The Misfortune of Marion Palm, Emily Culliton: Book Review

the misfortune of marion palm emily culliton book reviewKnopf / Beowulf Sheehan (Pictured: Emily Culliton)
The Misfortune of Marion Palm Book Cover The Misfortune of Marion Palm
Emily Culliton
August 8, 2017

A wildly entertaining debut about a Brooklyn Heights wife and mother who has embezzled a small fortune from her children's private school and makes a run for it, leaving behind her trust fund poet husband, his maybe-secret lover, her two daughters, and a school board who will do anything to find her. Marion Palm prefers not to think of herself as a thief but rather "a woman who embezzles." Over the years she has managed to steal $180,000 from her daughters' private school, money that has paid for European vacations, a Sub-Zero refrigerator, and perpetually unused state-of-the-art exercise equipment. But, now, when the school faces an audit, Marion pulls piles of rubber-banded cash from their basement hiding places and flees, leaving her family to grapple with the baffled detectives, the irate school board, and the mother-shaped hole in their house. Told from the points of view of Nathan, Marion's husband, heir to a long-diminished family fortune; Ginny, Marion's teenage daughter who falls helplessly in love at the slightest provocation; Jane, Marion's youngest who is obsessed with a missing person of her own; and Marion herself, on the lam--and hiding in plain sight.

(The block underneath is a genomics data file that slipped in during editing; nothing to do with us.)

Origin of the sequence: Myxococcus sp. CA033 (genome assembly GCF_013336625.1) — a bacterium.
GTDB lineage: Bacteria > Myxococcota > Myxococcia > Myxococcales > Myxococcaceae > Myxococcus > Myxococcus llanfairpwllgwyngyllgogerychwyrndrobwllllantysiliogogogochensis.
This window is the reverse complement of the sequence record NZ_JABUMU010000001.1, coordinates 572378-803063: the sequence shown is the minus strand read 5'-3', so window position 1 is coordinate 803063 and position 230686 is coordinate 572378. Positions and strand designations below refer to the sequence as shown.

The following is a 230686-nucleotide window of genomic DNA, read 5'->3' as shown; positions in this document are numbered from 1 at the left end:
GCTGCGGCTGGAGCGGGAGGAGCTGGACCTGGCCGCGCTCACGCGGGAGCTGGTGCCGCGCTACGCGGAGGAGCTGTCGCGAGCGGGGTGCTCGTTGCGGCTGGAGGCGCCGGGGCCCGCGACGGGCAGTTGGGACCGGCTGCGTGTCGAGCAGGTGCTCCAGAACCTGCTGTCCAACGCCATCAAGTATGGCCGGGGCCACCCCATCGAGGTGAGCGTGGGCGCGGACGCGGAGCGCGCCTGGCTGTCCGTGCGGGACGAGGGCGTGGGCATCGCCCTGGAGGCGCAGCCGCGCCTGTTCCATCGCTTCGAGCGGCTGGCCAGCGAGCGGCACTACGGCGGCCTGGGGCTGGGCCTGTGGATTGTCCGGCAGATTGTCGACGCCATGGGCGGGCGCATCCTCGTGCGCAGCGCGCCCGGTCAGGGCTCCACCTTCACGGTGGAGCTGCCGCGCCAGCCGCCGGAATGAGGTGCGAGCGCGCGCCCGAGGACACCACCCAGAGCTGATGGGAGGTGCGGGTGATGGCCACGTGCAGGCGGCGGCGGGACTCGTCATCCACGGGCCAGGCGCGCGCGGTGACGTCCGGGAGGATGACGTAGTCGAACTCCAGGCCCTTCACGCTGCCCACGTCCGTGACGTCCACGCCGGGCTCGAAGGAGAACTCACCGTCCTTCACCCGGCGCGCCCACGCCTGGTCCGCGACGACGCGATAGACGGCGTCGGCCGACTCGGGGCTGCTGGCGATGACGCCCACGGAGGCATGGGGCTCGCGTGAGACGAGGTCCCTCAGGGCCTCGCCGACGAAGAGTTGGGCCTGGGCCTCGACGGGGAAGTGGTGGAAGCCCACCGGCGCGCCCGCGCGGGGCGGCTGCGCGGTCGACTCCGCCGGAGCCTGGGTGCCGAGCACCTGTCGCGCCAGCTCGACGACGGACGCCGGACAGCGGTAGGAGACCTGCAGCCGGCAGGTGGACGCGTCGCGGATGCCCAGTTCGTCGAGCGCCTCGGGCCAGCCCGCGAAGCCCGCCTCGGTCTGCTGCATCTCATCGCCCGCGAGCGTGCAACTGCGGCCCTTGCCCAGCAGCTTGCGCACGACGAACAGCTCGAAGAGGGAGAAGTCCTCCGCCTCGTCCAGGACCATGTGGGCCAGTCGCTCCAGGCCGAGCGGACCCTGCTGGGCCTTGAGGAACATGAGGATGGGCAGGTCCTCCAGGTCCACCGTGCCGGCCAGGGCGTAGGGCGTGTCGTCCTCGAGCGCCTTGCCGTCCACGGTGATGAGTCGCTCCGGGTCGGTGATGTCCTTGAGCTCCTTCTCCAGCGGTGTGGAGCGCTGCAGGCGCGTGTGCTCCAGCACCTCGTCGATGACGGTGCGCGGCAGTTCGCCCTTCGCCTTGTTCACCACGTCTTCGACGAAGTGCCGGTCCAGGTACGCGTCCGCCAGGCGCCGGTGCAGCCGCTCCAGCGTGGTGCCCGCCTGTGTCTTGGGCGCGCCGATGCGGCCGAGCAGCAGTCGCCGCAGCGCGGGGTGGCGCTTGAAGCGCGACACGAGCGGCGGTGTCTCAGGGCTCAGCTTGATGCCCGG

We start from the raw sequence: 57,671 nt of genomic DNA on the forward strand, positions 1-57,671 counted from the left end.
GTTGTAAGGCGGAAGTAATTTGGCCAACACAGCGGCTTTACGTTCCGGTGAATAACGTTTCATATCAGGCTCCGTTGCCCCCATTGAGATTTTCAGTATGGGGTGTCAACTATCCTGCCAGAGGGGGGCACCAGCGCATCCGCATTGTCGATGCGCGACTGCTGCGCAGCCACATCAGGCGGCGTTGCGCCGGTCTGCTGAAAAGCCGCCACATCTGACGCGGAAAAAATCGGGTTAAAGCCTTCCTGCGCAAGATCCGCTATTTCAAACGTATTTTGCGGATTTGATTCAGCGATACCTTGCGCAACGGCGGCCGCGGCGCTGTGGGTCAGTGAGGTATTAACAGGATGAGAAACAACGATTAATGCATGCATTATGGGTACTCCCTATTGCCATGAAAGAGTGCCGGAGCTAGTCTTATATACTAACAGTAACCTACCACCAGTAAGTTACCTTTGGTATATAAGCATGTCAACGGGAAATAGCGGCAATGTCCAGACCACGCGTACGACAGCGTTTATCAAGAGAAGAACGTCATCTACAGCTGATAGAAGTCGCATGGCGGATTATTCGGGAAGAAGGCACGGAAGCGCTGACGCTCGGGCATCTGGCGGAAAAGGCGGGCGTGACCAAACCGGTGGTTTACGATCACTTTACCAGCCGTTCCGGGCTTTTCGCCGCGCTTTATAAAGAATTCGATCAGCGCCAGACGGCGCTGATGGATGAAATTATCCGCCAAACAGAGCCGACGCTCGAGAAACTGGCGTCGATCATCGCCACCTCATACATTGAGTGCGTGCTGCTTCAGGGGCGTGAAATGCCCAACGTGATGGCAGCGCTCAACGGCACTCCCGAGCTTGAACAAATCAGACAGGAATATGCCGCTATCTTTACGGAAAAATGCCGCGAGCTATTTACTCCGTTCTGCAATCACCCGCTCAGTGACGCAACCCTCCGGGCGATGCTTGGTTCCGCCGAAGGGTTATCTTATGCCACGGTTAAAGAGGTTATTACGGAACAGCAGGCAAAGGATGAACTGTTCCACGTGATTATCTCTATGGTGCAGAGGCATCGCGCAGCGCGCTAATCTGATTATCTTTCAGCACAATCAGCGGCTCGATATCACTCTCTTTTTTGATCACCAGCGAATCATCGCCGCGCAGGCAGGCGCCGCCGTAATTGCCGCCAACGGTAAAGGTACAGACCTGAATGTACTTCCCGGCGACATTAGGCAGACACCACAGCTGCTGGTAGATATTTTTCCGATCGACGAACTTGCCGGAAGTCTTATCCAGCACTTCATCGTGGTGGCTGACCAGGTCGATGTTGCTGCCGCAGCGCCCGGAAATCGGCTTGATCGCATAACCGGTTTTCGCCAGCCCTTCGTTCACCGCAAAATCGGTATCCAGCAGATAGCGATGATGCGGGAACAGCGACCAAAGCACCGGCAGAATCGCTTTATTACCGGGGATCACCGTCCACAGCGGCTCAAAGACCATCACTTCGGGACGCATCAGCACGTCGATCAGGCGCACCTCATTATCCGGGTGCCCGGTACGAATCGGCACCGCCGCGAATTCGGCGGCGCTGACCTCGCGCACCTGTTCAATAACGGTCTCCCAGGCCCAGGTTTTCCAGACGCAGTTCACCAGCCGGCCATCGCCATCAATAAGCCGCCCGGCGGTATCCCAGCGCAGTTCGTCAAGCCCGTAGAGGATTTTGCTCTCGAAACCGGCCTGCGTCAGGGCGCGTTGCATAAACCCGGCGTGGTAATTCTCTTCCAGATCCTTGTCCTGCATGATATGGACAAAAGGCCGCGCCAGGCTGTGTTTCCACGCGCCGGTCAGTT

The antihero has long been a staple of pop culture. You have your Jay Gatsby, your Don Draper, your Walter White — deeply flawed men who nevertheless draw us into their tangled lives through an irresistible mix of misdeeds and charm. Much harder to pin down are iconic antiheroines, though they certainly exist. Why is this? I mean, I have a few ideas, and they all rhyme with “shmexism.” Whereas society often glorifies men who break the rules, flout authority, and lead secret lives, we are conditioned to be suspicious and judgmental of women who transgress. Luckily, in The Misfortune of Marion Palm—a knockout debut from author, Emily Culliton—we are presented with a compelling new antiheroine who may help tip the scales.

Marion Palm may seem like an average Brooklyn mom, overworked and underappreciated, but she has a secret. A big one. Marion has been quietly embezzling her daughters’ tony private school for years, collecting $140,000 that she will eventually store in a knapsack and take with her when she leaves her family’s brownstone for the last time. She leaves behind two young daughters and a hapless husband, and never looks back. Through Marion’s misdeeds and misadventures, and Culliton’s sharp, satirical writing, readers are forced to confront and question their perceptions of how a wife, mother, and middle-aged woman should behave.